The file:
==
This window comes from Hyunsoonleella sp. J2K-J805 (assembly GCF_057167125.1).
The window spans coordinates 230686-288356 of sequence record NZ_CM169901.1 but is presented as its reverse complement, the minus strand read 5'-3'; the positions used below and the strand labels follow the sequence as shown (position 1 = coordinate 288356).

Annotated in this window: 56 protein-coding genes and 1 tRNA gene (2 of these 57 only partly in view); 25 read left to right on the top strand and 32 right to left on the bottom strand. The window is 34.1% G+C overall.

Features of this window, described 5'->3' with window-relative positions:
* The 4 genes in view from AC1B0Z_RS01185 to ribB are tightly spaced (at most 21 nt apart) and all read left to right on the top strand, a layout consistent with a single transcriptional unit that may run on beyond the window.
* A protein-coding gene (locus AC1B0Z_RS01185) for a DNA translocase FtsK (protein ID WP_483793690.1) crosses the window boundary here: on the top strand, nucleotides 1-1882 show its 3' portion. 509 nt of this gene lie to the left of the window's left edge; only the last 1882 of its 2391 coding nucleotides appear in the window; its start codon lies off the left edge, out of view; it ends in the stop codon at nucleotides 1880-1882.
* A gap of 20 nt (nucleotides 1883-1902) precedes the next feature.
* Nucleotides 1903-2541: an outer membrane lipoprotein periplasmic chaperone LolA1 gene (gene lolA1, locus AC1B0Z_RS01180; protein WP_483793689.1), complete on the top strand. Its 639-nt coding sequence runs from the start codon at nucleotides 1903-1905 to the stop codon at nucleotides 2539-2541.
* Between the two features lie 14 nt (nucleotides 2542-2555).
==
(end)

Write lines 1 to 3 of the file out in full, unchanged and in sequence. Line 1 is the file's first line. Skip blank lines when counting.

This window comes from Hyunsoonleella sp. J2K-J805 (assembly GCF_057167125.1).
The window spans coordinates 230686-288356 of sequence record NZ_CM169901.1 but is presented as its reverse complement, the minus strand read 5'-3'; the positions used below and the strand labels follow the sequence as shown (position 1 = coordinate 288356).

Annotated in this window: 56 protein-coding genes and 1 tRNA gene (2 of these 57 only partly in view); 25 read left to right on the top strand and 32 right to left on the bottom strand. The window is 34.1% G+C overall.